Plastic Water Container Tool Caddie

A 2½ gallon plastic water container can be easily converted into a homemade caddy that can be used to carry everything from tools to cleaning supplies.

To make the caddy:

  1. Mark around the top half of each side of the jug with an indelible marker.
  2. Use a utility knife to cut through the plastic following the lines.

The built-in handle in the center of the jug make the caddy easy to carry.

Watch this video to find out more.

Further Information

Joe Truini: We all know the importance of recycling, but another option is to repurpose that item for another use. In this case, I have a two-and-a-half gallon plastic water jug that I’m going to convert into a tool caddy.

I started with a black marker and drew an outline around the ends of the jug. And then, with a sharp utility knife, I cut out the ends. What you end up with is a tray that looks like that. By leaving the bottom half of the jug and the handle intact, you have a nice carrying jug that you can use for tools—in this case, hand tools.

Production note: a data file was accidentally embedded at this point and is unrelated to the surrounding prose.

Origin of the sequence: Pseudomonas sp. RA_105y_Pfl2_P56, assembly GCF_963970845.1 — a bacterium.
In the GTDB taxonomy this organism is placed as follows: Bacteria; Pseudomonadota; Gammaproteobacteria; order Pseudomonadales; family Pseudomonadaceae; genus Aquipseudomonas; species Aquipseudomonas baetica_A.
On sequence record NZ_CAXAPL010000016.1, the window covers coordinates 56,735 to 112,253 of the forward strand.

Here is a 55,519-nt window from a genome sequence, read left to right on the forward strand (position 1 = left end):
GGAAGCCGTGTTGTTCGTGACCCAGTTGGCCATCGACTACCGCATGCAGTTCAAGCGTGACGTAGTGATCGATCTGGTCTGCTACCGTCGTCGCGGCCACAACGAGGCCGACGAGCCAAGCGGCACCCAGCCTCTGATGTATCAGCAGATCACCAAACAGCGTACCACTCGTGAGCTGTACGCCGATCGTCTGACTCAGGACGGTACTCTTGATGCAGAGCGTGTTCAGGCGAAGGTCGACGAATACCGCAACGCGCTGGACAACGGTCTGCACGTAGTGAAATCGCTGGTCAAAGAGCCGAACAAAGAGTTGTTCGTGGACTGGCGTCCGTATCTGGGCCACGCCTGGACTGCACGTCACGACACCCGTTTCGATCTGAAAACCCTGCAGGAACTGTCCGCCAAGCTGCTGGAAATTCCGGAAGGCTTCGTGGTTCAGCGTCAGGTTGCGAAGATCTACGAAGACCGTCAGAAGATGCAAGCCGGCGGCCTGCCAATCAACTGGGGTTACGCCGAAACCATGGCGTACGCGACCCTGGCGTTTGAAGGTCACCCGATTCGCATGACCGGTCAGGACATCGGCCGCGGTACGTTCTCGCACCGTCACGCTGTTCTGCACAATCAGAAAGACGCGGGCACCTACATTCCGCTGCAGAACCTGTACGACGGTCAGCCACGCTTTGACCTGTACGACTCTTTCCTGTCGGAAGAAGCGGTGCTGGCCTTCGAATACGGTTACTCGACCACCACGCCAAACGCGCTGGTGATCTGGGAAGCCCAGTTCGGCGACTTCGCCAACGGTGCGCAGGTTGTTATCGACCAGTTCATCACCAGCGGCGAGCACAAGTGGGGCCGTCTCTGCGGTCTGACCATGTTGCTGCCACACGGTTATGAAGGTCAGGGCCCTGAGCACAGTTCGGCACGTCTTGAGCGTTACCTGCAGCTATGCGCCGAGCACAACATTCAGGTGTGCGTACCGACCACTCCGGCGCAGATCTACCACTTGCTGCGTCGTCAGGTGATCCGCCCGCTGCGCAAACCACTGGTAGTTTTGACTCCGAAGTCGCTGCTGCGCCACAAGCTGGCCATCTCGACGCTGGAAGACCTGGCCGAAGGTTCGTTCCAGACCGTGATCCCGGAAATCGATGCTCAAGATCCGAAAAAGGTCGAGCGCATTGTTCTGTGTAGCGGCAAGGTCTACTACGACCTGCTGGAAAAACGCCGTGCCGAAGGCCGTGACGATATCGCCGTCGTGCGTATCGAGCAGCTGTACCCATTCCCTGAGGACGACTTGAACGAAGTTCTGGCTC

And although it’s not a very big space, you’d be surprised how many tools you can jam in there. And because it’s made out of plastic, which is surprisingly strong, it holds quite a bit of weight. You know, I can jam all these tools in there. And because this handle is in the center, it’s nice and balanced.

Now in this case, I’m using it for hand tools. But you can also use a jug like this for cleaning supplies, or spray-paint cans, automotive supplies. So, if you buy these jugs regularly, you make several of these trays, you can have the tools ready for every job around the house.

Editorial Contributors
Joe Truini

Joe Truini

Radio Show Co-Host

Joe Truini is a contractor, author, and the host of “Simple Solutions” on Today’s Homeowner TV and the weekly Today’s Homeowner radio show. He has worked on both large commercial projects and residential remodeling, and has written for national publications such as This Old House and Popular Mechanics. He has also written eight books, including three best-selling shed-building books. Joe lives in Connecticut with his family and enjoys hiking, traveling, and baseball in his spare time.

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